A World Health Organisation (WHO) expert has sought to calm fears following the disclosure that a new strain of the H1N1 swine flu virus, which has pandemic potential, was spreading fast among workers on Chinese pig farms. A group of scientists had warned that the virus should be “urgently” brought under control to prevent the start of another pandemic even as the world continues to battle the novel coronavirus or COVID-19.
It may be recalled that H1N1, a highly contagious virus, had spread around the globe in 2009 and killed nearly 285,000 people. It then went on to transform into a seasonal flu. The WHO expert, however, said that the virus strain – G4 EA H1N1 – was not a new virus and it has been under close surveillance.
Michael Ryan, executive director of the WHO Health Emergencies Program, said Eurasian avian-like H1N1 swine influenza virus has “been under surveillance by Chinese authorities and by the global influenza surveillance network around the world.” “This is a finding from surveillance that’s been carried out over many years,” he added.
“It’s been under surveillance since 2011 and in fact, the most recent publication is a publication of all of that surveillance data over that time and obviously reporting both on the evolution of this virus within the swine population but also in terms of occupational exposures to workers over that time,” Ryan explained.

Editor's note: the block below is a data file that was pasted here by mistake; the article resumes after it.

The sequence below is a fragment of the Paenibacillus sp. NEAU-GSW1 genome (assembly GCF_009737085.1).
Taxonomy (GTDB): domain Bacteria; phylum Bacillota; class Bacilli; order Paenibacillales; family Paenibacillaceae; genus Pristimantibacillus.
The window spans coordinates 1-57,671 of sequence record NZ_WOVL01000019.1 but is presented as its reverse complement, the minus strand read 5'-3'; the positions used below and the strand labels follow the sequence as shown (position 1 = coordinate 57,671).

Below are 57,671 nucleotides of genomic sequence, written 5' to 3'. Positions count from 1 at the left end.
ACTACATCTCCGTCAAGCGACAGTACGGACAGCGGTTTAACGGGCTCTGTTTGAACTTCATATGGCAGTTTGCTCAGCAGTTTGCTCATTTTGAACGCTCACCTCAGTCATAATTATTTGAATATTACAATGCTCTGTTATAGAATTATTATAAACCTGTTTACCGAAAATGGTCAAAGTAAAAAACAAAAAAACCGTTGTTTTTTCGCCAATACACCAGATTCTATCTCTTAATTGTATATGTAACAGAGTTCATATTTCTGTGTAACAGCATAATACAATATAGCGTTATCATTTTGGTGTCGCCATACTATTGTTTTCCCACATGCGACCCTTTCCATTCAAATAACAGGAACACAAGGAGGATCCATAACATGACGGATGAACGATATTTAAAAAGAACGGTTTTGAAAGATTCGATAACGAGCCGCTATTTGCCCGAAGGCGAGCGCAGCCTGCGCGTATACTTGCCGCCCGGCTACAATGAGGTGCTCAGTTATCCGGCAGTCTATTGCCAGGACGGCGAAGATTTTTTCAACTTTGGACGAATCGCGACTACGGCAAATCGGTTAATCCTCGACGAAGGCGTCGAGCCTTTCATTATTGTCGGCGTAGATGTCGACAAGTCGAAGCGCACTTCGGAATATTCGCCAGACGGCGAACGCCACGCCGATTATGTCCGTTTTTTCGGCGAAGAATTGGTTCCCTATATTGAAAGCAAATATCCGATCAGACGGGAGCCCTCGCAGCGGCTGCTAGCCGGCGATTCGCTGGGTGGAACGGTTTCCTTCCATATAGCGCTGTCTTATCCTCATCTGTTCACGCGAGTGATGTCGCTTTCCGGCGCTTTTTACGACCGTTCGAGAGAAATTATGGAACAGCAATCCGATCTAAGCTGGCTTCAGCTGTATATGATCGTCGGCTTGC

The study published recently by the US journal, Proceedings of the National Academy of Sciences (PNAS), said that Chinese researchers had looked into influenza viruses found in pigs from 2011 to 2018 and discovered the variant genotype 4 Eurasian avian-like H1N1 virus (G4 EA H1N1).
“We constantly need to stay on the alert. We need to continue to carry out very very good surveillance on this G4 genotype and we expect that will continue in the coming months and years,” Ryan said further.
“It’s very important work, carried out in collaboration with the WHO collaborating center at China CDC, including the WHO collaborating center for influenza at (US) CDC in Atlanta, and again shows the vital importance of the global influenza surveillance and response system,” he added.
The assurance came even as the study claimed “G4 viruses have all the essential hallmarks of a candidate pandemic virus”. The study stressed that it was important to “urgently” control the spread in pigs and closely monitor human populations.
Source: Times Now News